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Fake jewelry scam conning the Kootenays

All that glitters is not gold.

Travelling con artists are reportedly taking advantage of Kootenay locals according to a Creston jewelry store owner and operator Tony Mulder. His disappointed customers say they met a traveler claiming that they are in need of money to reach their final destination. With only a gold ring or necklace to trade for cash, it sounds like steal.

Because it is.

“We’re seeing between one or two victims a day.” Mulder Explains. “They’re coming into the store asking to have the jewelry that they purchased evaluated, to see if it’s real gold. The items are all stamped 18K but they’re nothing more than props from the circus.”

Mulder says he’s been assessing fake rings and necklaces everyday since early summer. The jewelry is often large and heavy, giving the illusion of worth. Each with the same story attached to it according to the victims.

“We’ve seen a lot last year and more this year.” Says Mulder. “They’re picking people off the side walk. They’re sitting in a car, with a ring. They have a story, a hard luck story, and they say ‘I need $400 or $200 or $100’ and the person says ‘I got 80 bucks on me’ and then they take the item, they bring it into the jewelry store. It looks really good but they’re just gold plated, maybe worth a dollar.”

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In some cases, people would phone ahead to get an assessment before making the transaction but nobody would show up according to Mulder. Some entered his store with a whole bag of jewelry thinking they struck gold, while others were only trying to be a good Samaritan.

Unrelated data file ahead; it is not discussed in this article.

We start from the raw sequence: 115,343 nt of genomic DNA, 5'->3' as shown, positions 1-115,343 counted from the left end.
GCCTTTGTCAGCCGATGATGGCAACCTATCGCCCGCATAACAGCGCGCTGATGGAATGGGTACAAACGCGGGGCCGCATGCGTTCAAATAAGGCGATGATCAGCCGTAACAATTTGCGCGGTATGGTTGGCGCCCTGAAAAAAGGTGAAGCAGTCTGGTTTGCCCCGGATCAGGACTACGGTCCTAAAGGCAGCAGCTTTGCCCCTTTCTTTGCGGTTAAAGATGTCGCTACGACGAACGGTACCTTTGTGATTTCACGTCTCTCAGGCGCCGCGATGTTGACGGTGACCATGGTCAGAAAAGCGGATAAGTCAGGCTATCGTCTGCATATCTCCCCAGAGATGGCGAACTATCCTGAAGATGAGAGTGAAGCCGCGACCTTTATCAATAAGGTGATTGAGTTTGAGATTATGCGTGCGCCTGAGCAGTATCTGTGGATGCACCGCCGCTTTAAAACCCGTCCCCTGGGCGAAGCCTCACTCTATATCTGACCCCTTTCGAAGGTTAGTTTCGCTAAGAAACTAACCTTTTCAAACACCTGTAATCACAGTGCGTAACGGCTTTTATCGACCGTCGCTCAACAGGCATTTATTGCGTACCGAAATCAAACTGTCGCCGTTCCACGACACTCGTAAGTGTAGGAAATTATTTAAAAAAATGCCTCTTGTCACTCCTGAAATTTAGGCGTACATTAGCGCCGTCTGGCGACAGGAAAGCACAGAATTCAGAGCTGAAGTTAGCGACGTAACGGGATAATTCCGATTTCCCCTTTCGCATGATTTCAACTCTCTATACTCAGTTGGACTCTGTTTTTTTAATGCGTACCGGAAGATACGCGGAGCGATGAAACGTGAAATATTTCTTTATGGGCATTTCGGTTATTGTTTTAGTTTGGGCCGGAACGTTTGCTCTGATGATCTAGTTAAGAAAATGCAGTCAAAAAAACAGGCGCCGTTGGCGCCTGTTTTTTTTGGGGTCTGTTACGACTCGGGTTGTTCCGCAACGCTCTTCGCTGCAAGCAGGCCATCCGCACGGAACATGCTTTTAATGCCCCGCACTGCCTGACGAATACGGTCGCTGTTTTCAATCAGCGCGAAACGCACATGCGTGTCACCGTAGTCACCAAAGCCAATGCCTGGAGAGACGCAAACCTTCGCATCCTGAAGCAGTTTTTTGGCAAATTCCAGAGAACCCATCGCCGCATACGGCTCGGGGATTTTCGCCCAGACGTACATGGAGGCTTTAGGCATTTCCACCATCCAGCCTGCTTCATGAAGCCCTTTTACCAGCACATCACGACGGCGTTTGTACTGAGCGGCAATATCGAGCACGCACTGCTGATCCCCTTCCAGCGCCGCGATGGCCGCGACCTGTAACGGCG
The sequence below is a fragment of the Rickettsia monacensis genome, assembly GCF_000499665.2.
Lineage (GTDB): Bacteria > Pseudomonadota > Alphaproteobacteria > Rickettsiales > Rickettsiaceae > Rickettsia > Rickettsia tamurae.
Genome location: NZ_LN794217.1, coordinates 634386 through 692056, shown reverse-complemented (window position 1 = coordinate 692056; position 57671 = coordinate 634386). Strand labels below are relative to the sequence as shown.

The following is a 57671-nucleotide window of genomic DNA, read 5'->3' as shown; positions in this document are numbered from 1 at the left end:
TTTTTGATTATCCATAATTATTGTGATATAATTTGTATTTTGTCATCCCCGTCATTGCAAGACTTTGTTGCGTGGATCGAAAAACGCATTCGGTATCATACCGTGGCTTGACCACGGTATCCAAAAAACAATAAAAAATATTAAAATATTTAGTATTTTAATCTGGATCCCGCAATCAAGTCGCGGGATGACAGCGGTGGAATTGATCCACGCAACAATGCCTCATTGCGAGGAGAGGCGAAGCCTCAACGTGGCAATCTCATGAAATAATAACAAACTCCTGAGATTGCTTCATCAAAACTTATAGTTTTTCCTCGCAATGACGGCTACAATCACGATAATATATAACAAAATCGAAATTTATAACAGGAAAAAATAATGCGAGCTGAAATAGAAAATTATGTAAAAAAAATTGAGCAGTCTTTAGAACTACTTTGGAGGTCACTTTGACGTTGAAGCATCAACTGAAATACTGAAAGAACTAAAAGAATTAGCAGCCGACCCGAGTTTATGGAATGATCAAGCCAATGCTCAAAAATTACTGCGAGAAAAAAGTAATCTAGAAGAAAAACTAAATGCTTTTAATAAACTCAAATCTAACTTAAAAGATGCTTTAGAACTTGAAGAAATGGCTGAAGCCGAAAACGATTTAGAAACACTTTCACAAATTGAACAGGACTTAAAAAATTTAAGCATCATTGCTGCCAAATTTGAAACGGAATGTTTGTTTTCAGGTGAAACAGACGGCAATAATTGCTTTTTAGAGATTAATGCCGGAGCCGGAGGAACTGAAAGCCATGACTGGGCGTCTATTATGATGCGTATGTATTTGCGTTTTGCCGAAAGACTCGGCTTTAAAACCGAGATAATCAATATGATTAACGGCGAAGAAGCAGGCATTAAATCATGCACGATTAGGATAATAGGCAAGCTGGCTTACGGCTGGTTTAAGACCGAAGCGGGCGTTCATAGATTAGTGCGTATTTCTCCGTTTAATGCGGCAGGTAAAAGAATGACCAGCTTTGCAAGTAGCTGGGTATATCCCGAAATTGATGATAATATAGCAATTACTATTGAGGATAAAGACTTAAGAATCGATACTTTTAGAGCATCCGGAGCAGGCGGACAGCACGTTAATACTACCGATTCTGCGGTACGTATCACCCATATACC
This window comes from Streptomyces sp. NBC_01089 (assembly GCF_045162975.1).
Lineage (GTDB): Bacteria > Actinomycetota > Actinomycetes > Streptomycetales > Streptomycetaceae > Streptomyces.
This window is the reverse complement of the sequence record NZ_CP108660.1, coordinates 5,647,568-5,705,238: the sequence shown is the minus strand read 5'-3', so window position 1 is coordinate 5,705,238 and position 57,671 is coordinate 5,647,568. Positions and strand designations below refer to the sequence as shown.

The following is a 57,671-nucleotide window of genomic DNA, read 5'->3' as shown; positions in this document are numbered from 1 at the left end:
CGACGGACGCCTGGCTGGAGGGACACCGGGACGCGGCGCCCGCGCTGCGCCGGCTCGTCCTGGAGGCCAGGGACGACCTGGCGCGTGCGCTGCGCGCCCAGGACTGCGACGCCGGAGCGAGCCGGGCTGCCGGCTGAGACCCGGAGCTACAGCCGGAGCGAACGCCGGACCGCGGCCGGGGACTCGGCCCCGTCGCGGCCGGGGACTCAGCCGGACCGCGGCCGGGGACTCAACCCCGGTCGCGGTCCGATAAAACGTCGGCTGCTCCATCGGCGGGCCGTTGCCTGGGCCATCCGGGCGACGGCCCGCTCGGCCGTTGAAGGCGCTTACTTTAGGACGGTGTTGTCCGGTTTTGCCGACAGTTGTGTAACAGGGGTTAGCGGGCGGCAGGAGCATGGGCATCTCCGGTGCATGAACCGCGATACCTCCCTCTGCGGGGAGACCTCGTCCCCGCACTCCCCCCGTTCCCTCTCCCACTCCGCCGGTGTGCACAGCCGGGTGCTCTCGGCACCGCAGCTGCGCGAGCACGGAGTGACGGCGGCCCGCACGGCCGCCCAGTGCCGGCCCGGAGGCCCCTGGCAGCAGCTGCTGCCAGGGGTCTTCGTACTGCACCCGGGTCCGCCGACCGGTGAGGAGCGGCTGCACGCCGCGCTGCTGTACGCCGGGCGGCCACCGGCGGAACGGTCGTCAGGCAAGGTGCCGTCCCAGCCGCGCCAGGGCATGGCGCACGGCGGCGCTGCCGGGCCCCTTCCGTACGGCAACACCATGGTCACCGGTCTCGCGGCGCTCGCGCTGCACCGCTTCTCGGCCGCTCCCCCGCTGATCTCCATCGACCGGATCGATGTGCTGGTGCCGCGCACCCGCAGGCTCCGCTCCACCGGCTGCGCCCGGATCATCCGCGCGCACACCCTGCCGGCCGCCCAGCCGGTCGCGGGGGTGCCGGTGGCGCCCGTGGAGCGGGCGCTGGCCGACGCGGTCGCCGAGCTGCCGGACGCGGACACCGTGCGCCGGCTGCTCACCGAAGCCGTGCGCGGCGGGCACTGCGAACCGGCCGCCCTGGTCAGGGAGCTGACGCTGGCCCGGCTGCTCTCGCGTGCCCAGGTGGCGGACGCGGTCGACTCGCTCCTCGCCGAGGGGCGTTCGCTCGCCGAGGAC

“Creston folks are very generous, they’re kind. When they hear a story about someone on their way to Vancouver for surgery, or they’re needing gas or a motel, we’re a generous bunch of people.”

The scam was documented in the Creston RCMP’s media report dated May 1, 2019.

Report of a suspicious male harassing people and attempting to sell jewelry in the parking lot of the Creston Mall. Police intercepted the male, and determined that although suspicious, no criminal act had taken place.”

(Jensen Shields, Staff)

Mulder says the conned victims have encountered a variety of individuals working from different vehicles. However, there is an indicator the bogus jewelry all have in common.

The single 18 karat gold stamp.

According to Mulder there should be at least two stamps, one for the karat grade as well as maker’s mark by the manufacturer.

Ultimately, he says buying gold from a stranger off the street is a bad idea.



Need more tips or tricks to spot fake jewelry? Follow this helpful link.



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